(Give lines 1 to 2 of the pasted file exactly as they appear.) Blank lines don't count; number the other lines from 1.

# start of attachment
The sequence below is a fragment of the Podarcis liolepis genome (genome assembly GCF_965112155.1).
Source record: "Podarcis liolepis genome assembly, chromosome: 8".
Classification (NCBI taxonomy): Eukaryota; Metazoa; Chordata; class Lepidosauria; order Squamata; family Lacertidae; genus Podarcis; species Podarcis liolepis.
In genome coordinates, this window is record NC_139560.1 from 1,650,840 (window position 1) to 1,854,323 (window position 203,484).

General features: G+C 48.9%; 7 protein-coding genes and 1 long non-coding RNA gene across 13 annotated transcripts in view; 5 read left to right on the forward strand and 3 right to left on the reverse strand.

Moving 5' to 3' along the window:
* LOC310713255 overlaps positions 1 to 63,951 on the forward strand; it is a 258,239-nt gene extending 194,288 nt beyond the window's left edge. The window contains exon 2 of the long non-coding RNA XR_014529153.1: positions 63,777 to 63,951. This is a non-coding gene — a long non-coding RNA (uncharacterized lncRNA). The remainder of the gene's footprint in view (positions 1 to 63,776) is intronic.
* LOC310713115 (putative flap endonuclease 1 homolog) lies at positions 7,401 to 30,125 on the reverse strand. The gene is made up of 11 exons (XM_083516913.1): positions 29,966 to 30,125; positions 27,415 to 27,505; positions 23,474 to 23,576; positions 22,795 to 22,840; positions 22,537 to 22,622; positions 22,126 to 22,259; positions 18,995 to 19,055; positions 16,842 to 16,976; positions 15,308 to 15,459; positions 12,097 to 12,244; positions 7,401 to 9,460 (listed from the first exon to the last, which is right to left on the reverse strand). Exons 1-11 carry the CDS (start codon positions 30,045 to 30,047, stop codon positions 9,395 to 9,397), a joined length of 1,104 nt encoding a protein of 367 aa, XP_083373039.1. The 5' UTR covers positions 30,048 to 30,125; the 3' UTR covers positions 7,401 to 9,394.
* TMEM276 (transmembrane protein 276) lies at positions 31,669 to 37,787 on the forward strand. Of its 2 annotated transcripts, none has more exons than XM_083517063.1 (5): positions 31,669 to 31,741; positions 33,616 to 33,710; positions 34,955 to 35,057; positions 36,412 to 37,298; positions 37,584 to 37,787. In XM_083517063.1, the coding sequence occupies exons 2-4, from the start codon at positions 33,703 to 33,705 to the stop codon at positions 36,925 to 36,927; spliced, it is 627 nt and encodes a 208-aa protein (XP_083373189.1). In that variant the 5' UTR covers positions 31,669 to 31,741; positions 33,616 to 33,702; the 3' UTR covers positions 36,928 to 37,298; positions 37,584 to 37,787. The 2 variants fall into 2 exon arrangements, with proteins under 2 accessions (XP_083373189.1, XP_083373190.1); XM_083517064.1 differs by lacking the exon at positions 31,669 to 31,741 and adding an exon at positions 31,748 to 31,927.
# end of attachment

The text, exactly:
The sequence below is a fragment of the Podarcis liolepis genome (genome assembly GCF_965112155.1).
Source record: "Podarcis liolepis genome assembly, chromosome: 8".